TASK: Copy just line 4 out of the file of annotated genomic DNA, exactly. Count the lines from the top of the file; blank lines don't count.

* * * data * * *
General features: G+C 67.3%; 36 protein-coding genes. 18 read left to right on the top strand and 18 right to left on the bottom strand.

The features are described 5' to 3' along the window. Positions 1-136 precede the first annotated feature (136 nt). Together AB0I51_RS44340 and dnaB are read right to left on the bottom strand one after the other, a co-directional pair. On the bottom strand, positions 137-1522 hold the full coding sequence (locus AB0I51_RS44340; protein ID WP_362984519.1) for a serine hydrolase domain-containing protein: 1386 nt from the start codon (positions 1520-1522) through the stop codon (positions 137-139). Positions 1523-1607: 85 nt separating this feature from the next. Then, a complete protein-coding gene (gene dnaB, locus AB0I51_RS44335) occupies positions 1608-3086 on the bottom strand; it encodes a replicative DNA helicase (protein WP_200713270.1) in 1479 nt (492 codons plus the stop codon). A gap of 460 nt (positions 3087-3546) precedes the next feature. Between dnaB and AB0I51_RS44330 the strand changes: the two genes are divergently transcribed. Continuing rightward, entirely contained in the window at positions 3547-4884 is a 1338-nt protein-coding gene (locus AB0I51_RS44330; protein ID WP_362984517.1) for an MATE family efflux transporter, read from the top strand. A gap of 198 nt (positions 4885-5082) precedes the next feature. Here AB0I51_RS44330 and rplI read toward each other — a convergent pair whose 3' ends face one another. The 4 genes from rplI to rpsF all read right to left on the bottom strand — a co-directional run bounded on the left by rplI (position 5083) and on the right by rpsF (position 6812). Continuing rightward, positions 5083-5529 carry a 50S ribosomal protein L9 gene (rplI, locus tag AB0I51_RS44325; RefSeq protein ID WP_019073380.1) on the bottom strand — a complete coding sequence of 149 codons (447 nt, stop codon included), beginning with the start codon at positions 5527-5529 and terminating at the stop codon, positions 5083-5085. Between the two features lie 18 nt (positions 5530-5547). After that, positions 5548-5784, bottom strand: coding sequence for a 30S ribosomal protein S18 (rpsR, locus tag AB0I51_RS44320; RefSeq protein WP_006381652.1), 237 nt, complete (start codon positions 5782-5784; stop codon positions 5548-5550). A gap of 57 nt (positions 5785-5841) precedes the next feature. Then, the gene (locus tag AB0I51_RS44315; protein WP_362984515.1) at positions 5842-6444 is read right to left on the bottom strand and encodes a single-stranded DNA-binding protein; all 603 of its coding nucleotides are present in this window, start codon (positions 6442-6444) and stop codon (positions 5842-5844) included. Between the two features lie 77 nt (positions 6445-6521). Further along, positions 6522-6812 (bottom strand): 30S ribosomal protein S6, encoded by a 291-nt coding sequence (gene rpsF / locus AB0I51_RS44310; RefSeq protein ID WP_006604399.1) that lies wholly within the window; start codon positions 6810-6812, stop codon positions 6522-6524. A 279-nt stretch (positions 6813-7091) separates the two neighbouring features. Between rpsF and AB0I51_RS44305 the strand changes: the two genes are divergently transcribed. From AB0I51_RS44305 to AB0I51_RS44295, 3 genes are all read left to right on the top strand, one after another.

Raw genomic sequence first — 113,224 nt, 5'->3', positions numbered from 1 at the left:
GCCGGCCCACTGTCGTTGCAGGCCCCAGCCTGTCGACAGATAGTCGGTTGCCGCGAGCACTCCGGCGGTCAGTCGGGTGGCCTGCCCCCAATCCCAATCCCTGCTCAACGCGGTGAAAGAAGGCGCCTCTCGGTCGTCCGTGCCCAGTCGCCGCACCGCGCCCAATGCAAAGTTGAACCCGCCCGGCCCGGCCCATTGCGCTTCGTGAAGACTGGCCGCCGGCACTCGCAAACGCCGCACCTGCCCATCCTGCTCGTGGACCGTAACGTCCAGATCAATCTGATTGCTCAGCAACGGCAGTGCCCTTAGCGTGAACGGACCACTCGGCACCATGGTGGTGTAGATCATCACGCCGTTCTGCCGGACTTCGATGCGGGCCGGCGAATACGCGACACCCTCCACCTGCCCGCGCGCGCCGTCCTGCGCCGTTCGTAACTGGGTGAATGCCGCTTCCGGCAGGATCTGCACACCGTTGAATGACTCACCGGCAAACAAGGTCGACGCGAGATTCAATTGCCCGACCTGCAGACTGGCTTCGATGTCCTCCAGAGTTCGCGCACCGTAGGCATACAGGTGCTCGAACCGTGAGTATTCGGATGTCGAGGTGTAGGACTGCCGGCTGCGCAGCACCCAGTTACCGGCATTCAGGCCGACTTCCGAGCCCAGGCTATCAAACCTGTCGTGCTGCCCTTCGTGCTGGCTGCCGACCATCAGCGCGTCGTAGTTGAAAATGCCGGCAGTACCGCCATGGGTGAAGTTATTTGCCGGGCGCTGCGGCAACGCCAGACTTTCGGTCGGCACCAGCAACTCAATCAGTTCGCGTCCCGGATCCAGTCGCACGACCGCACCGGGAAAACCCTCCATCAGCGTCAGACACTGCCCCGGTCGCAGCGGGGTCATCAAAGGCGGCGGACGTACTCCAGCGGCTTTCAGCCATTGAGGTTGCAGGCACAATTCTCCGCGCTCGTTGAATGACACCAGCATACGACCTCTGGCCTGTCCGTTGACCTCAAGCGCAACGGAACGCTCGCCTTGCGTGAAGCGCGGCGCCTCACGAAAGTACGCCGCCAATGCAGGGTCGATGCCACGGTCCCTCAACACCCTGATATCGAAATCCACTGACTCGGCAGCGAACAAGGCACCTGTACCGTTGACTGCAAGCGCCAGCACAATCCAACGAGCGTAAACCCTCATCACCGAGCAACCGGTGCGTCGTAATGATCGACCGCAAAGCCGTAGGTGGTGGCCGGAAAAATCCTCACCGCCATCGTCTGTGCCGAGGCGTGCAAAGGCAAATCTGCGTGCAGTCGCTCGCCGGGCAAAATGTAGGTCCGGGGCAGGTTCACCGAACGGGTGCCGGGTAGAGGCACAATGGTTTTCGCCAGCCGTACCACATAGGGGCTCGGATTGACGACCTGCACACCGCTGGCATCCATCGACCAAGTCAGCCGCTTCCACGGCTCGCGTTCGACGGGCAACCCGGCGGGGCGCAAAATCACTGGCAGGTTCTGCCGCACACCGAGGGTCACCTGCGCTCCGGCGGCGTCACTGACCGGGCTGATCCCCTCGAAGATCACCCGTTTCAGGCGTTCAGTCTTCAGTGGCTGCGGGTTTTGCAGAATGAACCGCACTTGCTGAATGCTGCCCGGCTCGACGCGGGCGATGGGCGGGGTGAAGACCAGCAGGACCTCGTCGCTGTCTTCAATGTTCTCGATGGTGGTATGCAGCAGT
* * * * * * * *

GCCGGCCCACTGTCGTTGCAGGCCCCAGCCTGTCGACAGATAGTCGGTTGCCGCGAGCACTCCGGCGGTCAGTCGGGTGGCCTGCCCCCAATCCCAATCCCTGCTCAACGCGGTGAAAGAAGGCGCCTCTCGGTCGTCCGTGCCCAGTCGCCGCACCGCGCCCAATGCAAAGTTGAACCCGCCCGGCCCGGCCCATTGCGCTTCGTGAAGACTGGCCGCCGGCACTCGCAAACGCCGCACCTGCCCATCCTGCTCGTGGACCGTAACGTCCAGATCAATCTGATTGCTCAGCAACGGCAGTGCCCTTAGCGTGAACGGACCACTCGGCACCATGGTGGTGTAGATCATCACGCCGTTCTGCCGGACTTCGATGCGGGCCGGCGAATACGCGACACCCTCCACCTGCCCGCGCGCGCCGTCCTGCGCCGTTCGTAACTGGGTGAATGCCGCTTCCGGCAGGATCTGCACACCGTTGAATGACTCACCGGCAAACAAGGTCGACGCGAGATTCAATTGCCCGACCTGCAGACTGGCTTCGATGTCCTCCAGAGTTCGCGCACCGTAGGCATACAGGTGCTCGAACCGTGAGTATTCGGATGTCGAGGTGTAGGACTGCCGGCTGCGCAGCACCCAGTTACCGGCATTCAGGCCGACTTCCGAGCCCAGGCTATCAAACCTGTCGTGCTGCCCTTCGTGCTGGCTGCCGACCATCAGCGCGTCGTAGTTGAAAATGCCGGCAGTACCGCCATGGGTGAAGTTATTTGCCGGGCGCTGCGGCAACGCCAGACTTTCGGTCGGCACCAGCAACTCAATCAGTTCGCGTCCCGGATCCAGTCGCACGACCGCACCGGGAAAACCCTCCATCAGCGTCAGACACTGCCCCGGTCGCAGCGGGGTCATCAAAGGCGGCGGACGTACTCCAGCGGCTTTCAGCCATTGAGGTTGCAGGCACAATTCTCCGCGCTCGTTGAATGACACCAGCATACGACCTCTGGCCTGTCCGTTGACCTCAAGCGCAACGGAACGCTCGCCTTGCGTGAAGCGCGGCGCCTCACGAAAGTACGCCGCCAATGCAGGGTCGATGCCACGGTCCCTCAACACCCTGATATCGAAATCCACTGACTCGGCAGCGAACAAGGCACCTGTACCGTTGACTGCAAGCGCCAGCACAATCCAACGAGCGTAAACCCTCATCACCGAGCAACCGGTGCGTCGTAATGATCGACCGCAAAGCCGTAGGTGGTGGCCGGAAAAATCCTCACCGCCATCGTCTGTGCCGAGGCGTGCAAAGGCAAATCTGCGTGCAGTCGCTCGCCGGGCAAAATGTAGGTCCGGGGCAGGTTCACCGAACGGGTGCCGGGTAGAGGCACAATGGTTTTCGCCAGCCGTACCACATAGGGGCTCGGATTGACGACCTGCACACCGCTGGCATCCATCGACCAAGTCAGCCGCTTCCACGGCTCGCGTTCGACGGGCAACCCGGCGGGGCGCAAAATCACTGGCAGGTTCTGCCGCACACCGAGGGTCACCTGCGCTCCGGCGGCGTCACTGACCGGGCTGATCCCCTCGAAGATCACCCGTTTCAGGCGTTCAGTCTTCAGTGGCTGCGGGTTTTGCAGAATGAACCGCACTTGCTGAATGCTGCCCGGCTCGACGCGGGCGATGGGCGGGGTGAAGACCAGCAGGACCTCGTCGCTGTCTTCAATGTTCTCGATGGTGGTATGCAGCAGT